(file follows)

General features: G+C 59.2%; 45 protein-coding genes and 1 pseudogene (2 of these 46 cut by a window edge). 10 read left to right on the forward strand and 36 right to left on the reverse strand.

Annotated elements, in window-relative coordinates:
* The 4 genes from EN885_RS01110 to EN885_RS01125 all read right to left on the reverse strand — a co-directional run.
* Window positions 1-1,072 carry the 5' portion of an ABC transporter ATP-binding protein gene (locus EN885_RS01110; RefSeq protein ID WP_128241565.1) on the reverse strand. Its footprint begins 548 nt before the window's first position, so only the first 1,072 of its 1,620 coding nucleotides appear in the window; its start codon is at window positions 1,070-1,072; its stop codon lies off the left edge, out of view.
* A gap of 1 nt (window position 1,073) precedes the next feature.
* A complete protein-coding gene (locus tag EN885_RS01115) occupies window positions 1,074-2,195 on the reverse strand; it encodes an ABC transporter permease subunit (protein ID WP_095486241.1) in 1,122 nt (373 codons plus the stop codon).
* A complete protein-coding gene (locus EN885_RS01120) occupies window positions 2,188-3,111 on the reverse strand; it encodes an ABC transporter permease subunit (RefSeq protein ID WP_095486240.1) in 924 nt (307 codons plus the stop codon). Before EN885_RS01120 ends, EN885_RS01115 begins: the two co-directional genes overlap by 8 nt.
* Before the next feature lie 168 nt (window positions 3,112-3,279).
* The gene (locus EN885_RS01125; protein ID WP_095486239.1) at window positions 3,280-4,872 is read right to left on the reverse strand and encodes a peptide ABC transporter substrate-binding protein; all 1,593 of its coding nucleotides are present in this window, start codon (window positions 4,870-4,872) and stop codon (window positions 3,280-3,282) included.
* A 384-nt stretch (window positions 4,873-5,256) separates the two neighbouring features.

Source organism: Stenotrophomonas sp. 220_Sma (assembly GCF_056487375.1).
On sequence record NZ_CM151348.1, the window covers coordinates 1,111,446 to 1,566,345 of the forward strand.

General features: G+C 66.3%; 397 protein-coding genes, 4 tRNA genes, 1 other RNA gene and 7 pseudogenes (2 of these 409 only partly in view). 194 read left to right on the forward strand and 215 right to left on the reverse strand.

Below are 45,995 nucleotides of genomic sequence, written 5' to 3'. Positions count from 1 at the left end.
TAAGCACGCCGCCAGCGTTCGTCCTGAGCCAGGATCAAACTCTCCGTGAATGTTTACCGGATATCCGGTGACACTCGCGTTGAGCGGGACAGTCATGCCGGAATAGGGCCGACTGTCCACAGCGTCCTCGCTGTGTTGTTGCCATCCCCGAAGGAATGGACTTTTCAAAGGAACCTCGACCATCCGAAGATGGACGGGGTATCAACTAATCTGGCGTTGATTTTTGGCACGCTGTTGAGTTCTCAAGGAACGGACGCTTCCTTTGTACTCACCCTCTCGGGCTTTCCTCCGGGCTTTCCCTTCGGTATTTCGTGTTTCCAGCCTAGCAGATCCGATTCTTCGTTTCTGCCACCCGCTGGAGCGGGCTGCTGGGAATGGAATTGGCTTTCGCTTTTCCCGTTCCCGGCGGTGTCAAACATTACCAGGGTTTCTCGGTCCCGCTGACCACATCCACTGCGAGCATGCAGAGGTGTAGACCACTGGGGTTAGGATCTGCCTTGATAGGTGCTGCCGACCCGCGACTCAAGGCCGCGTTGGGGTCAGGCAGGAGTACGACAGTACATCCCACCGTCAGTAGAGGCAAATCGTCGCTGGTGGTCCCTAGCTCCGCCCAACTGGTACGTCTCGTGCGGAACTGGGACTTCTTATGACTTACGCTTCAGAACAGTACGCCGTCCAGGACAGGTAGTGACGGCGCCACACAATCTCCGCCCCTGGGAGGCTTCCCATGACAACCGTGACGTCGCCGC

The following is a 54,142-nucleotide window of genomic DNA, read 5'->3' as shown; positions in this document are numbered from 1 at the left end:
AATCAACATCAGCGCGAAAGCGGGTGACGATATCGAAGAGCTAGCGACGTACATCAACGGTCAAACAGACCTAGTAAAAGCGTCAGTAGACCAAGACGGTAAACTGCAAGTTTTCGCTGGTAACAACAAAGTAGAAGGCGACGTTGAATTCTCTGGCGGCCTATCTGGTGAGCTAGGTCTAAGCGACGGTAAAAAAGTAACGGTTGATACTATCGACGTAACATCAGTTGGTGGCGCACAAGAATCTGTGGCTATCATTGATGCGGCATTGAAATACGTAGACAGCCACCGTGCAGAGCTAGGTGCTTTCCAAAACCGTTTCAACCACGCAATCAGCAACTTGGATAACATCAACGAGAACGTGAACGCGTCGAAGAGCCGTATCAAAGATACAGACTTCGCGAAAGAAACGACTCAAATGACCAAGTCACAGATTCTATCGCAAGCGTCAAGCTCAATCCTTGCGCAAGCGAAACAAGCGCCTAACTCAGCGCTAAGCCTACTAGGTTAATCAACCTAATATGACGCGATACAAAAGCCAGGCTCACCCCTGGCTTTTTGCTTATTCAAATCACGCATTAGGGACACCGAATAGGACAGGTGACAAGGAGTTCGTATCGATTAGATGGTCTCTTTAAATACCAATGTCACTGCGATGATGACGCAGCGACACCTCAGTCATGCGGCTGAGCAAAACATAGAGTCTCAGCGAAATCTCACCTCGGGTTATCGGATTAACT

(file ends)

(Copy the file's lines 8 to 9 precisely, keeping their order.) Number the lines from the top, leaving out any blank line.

* Before the next feature lie 168 nt (window positions 3,112-3,279).
* The gene (locus EN885_RS01125; protein ID WP_095486239.1) at window positions 3,280-4,872 is read right to left on the reverse strand and encodes a peptide ABC transporter substrate-binding protein; all 1,593 of its coding nucleotides are present in this window, start codon (window positions 4,870-4,872) and stop codon (window positions 3,280-3,282) included.